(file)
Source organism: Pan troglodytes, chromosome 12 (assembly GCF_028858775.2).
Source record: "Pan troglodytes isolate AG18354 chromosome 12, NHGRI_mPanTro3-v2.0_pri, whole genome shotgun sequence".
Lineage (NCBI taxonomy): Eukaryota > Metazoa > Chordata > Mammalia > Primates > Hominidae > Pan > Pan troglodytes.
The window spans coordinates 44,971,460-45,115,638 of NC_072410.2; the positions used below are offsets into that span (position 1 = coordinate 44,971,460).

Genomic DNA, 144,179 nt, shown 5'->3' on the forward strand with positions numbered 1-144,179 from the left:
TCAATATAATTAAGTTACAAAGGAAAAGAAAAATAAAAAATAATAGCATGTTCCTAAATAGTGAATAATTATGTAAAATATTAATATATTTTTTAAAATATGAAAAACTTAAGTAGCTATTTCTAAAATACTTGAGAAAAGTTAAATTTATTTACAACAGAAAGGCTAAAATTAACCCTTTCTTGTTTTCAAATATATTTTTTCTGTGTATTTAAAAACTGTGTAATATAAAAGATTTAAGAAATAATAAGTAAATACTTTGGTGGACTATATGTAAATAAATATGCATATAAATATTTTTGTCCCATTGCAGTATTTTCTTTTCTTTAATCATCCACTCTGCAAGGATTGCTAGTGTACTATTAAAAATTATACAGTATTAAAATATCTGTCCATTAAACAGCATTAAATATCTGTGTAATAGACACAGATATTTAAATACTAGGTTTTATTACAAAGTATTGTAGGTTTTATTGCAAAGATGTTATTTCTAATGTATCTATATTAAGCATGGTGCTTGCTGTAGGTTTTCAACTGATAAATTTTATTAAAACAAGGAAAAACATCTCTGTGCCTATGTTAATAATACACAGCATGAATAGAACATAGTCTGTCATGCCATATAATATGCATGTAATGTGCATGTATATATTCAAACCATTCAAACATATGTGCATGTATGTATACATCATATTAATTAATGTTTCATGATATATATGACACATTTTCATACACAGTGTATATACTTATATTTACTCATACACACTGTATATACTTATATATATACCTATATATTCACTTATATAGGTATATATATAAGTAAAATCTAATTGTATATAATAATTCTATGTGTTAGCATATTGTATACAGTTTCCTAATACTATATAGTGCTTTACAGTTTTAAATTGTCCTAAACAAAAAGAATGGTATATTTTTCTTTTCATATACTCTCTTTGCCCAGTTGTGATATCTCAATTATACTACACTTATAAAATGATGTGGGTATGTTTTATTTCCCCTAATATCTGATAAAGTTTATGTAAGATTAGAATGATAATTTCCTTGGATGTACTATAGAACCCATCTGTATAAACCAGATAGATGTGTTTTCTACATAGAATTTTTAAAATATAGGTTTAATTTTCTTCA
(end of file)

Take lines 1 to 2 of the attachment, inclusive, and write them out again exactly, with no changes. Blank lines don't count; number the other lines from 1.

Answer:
Source organism: Pan troglodytes, chromosome 12 (assembly GCF_028858775.2).
Source record: "Pan troglodytes isolate AG18354 chromosome 12, NHGRI_mPanTro3-v2.0_pri, whole genome shotgun sequence".